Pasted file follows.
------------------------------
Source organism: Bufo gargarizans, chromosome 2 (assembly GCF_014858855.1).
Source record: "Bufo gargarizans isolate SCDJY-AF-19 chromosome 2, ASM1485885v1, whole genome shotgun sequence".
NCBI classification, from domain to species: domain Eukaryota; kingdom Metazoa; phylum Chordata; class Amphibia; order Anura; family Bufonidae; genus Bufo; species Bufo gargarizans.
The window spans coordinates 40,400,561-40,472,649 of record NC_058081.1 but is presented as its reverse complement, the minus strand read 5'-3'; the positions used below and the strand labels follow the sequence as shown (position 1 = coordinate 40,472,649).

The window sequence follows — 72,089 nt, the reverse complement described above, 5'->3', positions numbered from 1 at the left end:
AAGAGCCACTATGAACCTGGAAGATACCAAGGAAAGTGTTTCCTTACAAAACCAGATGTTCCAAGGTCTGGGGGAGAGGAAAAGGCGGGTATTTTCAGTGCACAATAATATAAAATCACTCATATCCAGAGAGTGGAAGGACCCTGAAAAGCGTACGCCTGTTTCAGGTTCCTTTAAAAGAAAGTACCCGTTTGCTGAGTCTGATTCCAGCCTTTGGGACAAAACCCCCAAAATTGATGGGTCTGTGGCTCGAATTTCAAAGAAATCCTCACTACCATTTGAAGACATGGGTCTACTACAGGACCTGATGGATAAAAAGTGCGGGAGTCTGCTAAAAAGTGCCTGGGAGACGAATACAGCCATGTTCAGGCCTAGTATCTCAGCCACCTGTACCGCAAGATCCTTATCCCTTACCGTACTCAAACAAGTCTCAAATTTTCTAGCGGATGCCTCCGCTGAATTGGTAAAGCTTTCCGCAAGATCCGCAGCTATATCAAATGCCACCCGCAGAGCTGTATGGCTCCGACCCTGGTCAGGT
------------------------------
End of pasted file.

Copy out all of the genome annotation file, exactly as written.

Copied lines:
Source organism: Bufo gargarizans, chromosome 2 (assembly GCF_014858855.1).
Source record: "Bufo gargarizans isolate SCDJY-AF-19 chromosome 2, ASM1485885v1, whole genome shotgun sequence".
NCBI classification, from domain to species: domain Eukaryota; kingdom Metazoa; phylum Chordata; class Amphibia; order Anura; family Bufonidae; genus Bufo; species Bufo gargarizans.
The window spans coordinates 40,400,561-40,472,649 of record NC_058081.1 but is presented as its reverse complement, the minus strand read 5'-3'; the positions used below and the strand labels follow the sequence as shown (position 1 = coordinate 40,472,649).

The window sequence follows — 72,089 nt, the reverse complement described above, 5'->3', positions numbered from 1 at the left end:
AAGAGCCACTATGAACCTGGAAGATACCAAGGAAAGTGTTTCCTTACAAAACCAGATGTTCCAAGGTCTGGGGGAGAGGAAAAGGCGGGTATTTTCAGTGCACAATAATATAAAATCACTCATATCCAGAGAGTGGAAGGACCCTGAAAAGCGTACGCCTGTTTCAGGTTCCTTTAAAAGAAAGTACCCGTTTGCTGAGTCTGATTCCAGCCTTTGGGACAAAACCCCCAAAATTGATGGGTCTGTGGCTCGAATTTCAAAGAAATCCTCACTACCATTTGAAGACATGGGTCTACTACAGGACCTGATGGATAAAAAGTGCGGGAGTCTGCTAAAAAGTGCCTGGGAGACGAATACAGCCATGTTCAGGCCTAGTATCTCAGCCACCTGTACCGCAAGATCCTTATCCCTTACCGTACTCAAACAAGTCTCAAATTTTCTAGCGGATGCCTCCGCTGAATTGGTAAAGCTTTCCGCAAGATCCGCAGCTATATCAAATGCCACCCGCAGAGCTGTATGGCTCCGACCCTGGTCAGGT